Let's Be Honest About Trestman's Influence On Offense
From the day Marc Trestman took over as Baltimore's offensive coordinator, the Ravens pledged continuity with the new offensive system Gary Kubiak implemented last year.
That's because it's not supposed to be Kubiak's offense. And it's not supposed to be Trestman's offense. It's supposed to be "the Ravens offense."
But ESPN's Jamison Hensley isn't completely buying that notion. Sure, there will be similarities, but Trestman won't be a Kubiak clone.
"Let's be honest, this is Marc Trestman's offense," wrote Hensley.
"He talked about using the same zone blocking scheme (which is smart because it was so successful last season) and similar terminology to make it less of a transition for Joe Flacco and his teammates. But Trestman is the one in control and the one calling the plays."
Like Kubiak, Trestman's roots trace back to the West Coast offense. He will also abide by Head Coach John Harbaugh's philosophy of a balanced, physical running game. But Trestman has decades of experience and success of his own, earning the reputation as the "Quarterback Whisperer" along the way. He's bound to have some ideas of his own.
The Ravens offense will have a big focus on tight ends (GM Ozzie Newsome emphasized that by drafting two earlier this month), and you may see the running backs catch more balls out of the backfield.
Under Trestman last season, the Bears' Martellus Bennett lead all NFL tight ends with 90 receptions for 916 yards and six scores. Meanwhile, running back Matt Forte caught a team-high 102 passes for 808 yards and four touchdowns.
"One noticeable change will be more screen passes," wrote Hensley. "I'm sure [Trestman is] going to tailor the offense to the strengths of the players and to the comfort level of Flacco."
Although Trestman won't reveal too much this early, Organized Team Activities (OTAs) kick off tomorrow at the Under Armour Performance Center and we will start to get a feel for his influence.
The Baltimore Sun's Jeff Zrebiec said that one of the biggest things to watch over the next few weeks is
how well Flacco picks up Trestman's system.
"The Ravens will keep the same West Coast-style offense they ran last year, though Trestman will put his own imprint on it," wrote Zrebiec. "There obviously won't be a ton of offensive wrinkles revealed during OTAs, but it's an important time for Flacco to get to know some of his new targets and to continue to develop chemistry and familiarity with new Quarterbacks Coach Marty Mornhinweg and Trestman."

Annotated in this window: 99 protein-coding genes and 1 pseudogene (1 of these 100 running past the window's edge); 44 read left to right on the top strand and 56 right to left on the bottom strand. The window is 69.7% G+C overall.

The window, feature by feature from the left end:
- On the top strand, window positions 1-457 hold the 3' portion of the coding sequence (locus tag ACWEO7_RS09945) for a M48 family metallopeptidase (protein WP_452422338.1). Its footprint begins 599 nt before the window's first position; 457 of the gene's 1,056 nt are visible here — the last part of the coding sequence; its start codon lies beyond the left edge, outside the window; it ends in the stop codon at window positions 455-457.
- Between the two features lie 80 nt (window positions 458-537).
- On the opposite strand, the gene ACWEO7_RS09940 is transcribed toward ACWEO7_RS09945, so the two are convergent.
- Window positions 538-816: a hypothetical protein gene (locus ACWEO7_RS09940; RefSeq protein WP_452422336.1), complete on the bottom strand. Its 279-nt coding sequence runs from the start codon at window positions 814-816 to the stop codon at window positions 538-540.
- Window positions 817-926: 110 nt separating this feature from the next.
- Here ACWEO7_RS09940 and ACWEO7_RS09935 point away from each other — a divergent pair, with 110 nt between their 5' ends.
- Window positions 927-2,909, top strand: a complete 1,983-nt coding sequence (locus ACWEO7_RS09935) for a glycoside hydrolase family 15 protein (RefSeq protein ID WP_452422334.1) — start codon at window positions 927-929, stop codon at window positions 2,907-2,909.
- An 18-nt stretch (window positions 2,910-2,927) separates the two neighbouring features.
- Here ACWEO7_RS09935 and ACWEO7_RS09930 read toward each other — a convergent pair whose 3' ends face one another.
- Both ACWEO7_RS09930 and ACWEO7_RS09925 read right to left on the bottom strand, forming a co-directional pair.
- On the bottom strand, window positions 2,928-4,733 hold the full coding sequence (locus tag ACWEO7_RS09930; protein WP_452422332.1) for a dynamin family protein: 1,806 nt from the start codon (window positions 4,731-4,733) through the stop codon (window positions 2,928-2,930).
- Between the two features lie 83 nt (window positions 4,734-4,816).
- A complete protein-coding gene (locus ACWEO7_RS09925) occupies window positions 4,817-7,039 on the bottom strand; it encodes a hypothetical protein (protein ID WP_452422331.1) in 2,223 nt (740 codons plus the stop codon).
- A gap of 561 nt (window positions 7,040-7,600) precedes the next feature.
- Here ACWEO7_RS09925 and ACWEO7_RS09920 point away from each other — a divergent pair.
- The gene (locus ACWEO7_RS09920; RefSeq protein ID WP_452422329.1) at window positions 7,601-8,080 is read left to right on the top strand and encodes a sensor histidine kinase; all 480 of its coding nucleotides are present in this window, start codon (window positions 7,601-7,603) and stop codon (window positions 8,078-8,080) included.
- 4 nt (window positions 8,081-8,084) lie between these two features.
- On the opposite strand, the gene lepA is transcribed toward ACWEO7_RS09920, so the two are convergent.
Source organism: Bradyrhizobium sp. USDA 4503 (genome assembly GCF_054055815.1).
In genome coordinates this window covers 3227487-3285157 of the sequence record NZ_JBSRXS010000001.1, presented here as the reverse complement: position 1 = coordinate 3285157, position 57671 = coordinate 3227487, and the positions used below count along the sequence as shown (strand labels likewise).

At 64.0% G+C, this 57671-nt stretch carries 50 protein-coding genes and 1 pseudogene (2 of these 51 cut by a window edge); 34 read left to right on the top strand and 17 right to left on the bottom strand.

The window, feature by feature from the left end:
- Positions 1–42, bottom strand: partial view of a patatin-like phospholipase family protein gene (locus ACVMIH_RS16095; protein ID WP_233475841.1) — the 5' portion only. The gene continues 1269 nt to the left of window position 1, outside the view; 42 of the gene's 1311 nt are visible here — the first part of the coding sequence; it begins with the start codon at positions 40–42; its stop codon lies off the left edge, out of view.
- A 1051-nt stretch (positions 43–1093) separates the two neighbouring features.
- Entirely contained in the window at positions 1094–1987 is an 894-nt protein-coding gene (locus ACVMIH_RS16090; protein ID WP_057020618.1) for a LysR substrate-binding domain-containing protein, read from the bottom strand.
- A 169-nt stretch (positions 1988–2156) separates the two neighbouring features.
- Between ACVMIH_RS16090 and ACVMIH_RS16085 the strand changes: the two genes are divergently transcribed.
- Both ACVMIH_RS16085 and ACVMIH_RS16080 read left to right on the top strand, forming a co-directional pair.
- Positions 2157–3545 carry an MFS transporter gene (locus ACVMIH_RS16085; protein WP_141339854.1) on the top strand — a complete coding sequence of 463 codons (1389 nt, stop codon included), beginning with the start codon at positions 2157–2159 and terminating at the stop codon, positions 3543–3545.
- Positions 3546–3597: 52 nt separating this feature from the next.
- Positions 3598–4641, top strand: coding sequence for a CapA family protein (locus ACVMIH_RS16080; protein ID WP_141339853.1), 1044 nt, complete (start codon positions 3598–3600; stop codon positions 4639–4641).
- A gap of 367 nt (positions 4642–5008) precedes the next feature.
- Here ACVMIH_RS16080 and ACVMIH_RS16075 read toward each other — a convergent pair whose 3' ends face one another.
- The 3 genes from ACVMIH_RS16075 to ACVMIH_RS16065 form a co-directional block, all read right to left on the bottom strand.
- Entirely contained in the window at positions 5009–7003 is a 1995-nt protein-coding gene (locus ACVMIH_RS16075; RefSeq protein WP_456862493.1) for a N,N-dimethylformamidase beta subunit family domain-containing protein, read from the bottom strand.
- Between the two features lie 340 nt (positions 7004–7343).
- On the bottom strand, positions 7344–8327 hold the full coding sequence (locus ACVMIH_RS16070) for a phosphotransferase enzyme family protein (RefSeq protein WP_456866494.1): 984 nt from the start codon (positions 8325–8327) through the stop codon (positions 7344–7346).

By the time all is said and done, "You saw that it was Gary Kubiak's offense last year and it will be Trestman's this season," concluded Hensley.
Big Pass-Rushing Competition Between Za'Darius And Upshaw
For the most part, roles will remain the same between Terrell Suggs, Elvis Dumervil and Courtney Upshaw.
But there are pass-rushing snaps that the departure of Pernell McPhee has left up for grabs, and you can bet both Upshaw and fourth-round pick Za'Darius Smith want a crack at them. Both players will try to prove they are worthy.
"My money is on to fill Pernell McPhee's role," wrote Hensley.
Upshaw put up more sacks in college with 15.5 in his final two years, compared to 10.5 for Smith in his final two seasons. But Upshaw has developed into a run-stopper at the professional level, says Hensley, and it would be a good thing if the Ravens can reproduce the success they had last year by simply plugging Smith into McPhee's role.
"A team official told me that Smith is farther along coming out of college than McPhee, who had six sacks as a rookie," wrote Hensley. "Upshaw only has three sacks in three seasons, although his hit on Ben Roethlisberger ranked among the most memorable highlights of 2014. Smith, a former basketball player, has the athleticism to make an impact right away as a situational pass rusher."